Two years ago, I had the opportunity to spend Pesach with the Jewish community of Belarus along with another HUC student. By far the most powerful day of the trip was the time I spent in the community of Lida. Igor, a member of the community there, showed us around the city and its Jewish sites. We stood in the parking lot of an apartment complex, as Igor gestured around us and said, “This used to be a Jewish cemetery.” Were it not for the small plaque put up by the Jewish community, no one would know. We drove a little bit out of the city proper, to a monument on the side of the road, across from a forest. This monument, Igor told us, marked the spot where all of Lida’s Jewish children were killed when the Nazis liquidated the ghetto in the spring of 1942. Their parents were marched into the forest across the way. In the forest, we needed no monument. Mounds of earth rose unnaturally from the ground in a clearing, now covered with grass and wildflowers.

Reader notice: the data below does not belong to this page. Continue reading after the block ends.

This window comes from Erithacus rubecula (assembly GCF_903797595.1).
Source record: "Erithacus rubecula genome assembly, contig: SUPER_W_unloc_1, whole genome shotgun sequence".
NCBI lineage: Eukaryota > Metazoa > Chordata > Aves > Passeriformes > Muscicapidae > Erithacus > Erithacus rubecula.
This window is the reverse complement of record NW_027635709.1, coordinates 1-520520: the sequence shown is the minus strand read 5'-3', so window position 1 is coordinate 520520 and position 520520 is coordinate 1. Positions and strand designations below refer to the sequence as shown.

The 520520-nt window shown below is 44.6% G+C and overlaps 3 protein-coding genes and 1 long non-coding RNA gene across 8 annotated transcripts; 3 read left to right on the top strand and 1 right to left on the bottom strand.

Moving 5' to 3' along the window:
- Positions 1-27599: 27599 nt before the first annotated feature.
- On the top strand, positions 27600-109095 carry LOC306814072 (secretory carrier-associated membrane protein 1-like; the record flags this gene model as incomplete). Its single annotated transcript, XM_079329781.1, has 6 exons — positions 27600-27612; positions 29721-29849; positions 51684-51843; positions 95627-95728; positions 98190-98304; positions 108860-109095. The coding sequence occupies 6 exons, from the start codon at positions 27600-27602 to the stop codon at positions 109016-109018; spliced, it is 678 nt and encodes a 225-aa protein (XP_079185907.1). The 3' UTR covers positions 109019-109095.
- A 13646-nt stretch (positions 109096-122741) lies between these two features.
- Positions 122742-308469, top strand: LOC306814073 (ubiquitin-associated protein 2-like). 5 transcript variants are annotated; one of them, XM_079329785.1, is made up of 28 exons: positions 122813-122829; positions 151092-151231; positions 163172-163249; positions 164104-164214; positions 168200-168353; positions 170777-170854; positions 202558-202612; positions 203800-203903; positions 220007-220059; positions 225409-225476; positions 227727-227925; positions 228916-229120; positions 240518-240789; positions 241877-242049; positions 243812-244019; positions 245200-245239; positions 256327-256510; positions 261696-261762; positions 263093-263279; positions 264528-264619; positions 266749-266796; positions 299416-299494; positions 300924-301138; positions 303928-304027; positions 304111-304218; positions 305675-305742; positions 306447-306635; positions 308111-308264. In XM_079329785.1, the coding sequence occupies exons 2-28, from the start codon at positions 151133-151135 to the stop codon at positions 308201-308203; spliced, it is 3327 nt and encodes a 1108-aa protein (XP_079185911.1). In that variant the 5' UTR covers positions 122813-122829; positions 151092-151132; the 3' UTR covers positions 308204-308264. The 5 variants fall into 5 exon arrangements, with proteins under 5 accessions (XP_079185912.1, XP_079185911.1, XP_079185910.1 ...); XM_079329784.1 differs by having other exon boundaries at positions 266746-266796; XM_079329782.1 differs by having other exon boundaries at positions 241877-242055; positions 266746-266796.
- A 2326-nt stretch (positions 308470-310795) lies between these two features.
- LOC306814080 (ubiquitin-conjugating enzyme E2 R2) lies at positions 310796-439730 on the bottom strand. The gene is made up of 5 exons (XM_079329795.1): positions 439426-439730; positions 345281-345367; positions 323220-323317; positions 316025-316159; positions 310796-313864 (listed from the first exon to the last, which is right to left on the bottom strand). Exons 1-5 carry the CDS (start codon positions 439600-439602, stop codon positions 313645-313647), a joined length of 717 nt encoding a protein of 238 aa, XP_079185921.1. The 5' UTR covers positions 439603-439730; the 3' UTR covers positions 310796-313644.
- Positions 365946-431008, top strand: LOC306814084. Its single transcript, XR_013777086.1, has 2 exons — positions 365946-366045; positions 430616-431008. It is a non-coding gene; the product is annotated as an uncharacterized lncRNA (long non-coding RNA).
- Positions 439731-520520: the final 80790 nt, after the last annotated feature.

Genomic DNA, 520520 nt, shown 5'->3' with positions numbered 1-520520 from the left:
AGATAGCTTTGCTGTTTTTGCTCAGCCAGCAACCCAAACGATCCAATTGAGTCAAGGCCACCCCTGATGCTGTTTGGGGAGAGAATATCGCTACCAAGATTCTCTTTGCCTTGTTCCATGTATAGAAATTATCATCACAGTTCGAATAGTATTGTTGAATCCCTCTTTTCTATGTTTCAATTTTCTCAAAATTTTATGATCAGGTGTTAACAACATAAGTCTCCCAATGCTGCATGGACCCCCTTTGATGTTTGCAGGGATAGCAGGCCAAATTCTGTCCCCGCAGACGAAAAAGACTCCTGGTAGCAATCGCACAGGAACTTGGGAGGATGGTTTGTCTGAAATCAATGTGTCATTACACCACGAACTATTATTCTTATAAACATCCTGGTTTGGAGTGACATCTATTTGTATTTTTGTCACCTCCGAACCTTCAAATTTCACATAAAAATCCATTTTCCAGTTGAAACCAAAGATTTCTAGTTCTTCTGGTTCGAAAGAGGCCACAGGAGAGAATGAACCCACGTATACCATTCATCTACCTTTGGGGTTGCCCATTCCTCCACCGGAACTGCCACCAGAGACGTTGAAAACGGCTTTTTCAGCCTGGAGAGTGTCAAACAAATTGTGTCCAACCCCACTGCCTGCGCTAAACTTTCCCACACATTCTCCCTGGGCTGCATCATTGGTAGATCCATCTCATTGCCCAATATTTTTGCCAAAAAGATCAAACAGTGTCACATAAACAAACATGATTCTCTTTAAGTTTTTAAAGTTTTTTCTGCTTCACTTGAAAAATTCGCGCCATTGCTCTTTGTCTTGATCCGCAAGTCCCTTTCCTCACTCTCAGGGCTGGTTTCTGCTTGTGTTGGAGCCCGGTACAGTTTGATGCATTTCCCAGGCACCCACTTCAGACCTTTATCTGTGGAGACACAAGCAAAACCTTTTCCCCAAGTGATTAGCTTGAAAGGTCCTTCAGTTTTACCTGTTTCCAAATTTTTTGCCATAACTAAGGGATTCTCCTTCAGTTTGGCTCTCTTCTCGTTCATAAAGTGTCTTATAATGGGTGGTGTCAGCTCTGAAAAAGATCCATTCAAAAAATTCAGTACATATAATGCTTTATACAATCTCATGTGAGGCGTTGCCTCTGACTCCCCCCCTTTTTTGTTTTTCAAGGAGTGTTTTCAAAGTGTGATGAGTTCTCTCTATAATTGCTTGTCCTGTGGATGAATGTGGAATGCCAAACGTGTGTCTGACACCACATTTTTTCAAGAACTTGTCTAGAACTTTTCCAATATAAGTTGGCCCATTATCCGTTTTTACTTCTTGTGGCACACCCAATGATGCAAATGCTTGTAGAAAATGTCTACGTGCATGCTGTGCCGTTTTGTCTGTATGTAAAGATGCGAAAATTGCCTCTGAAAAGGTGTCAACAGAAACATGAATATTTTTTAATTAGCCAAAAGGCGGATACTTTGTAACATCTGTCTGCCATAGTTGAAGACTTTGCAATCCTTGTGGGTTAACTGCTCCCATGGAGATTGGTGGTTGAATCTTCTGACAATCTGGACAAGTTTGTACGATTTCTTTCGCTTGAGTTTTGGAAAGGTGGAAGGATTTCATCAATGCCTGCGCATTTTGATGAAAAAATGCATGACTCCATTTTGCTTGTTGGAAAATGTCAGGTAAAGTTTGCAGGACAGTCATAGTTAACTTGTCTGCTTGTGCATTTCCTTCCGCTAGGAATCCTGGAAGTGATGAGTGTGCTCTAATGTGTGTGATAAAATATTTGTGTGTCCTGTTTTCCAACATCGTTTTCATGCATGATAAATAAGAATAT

At our seders, we pair the salt water of Jewish tears with karpas, the greenery symbolizing springtime, rebirth, and renewal. That night in Lida, the seder was our karpas. We walked into a room bustling with seder preparations. A young girl, Lena, sang the Four Questions beautifully. We applauded the children’s choir, recently returned from a choral competition in Minsk. They proudly sang for their parents and their community, without any hesitation. The pride in their voices and reflected in the faces of the adults around them was a powerful contrast to the sites we had seen earlier that day.

The Gevurot prayer speaks of m’chayeh ha’meitim, the revival of the dead, in its traditional version. While we might not believe literally in this idea, the revival of Jewish life in Europe, in communities like Lida, testifies to the power of imagining a different future than the expected, obvious path. The Jewish community of Lida is finding its own way across the sea, building a vibrant Jewish community for the next generation. Lida’s Jewish presence is not in its monuments and memorial plaques, but in the voices of its children, and in the community’s hope for a better future.

Chag Pesach Sameach!

Posted on March 29, 2013, in 2013, March, Ram's Horn. Bookmark the permalink. Leave a comment.

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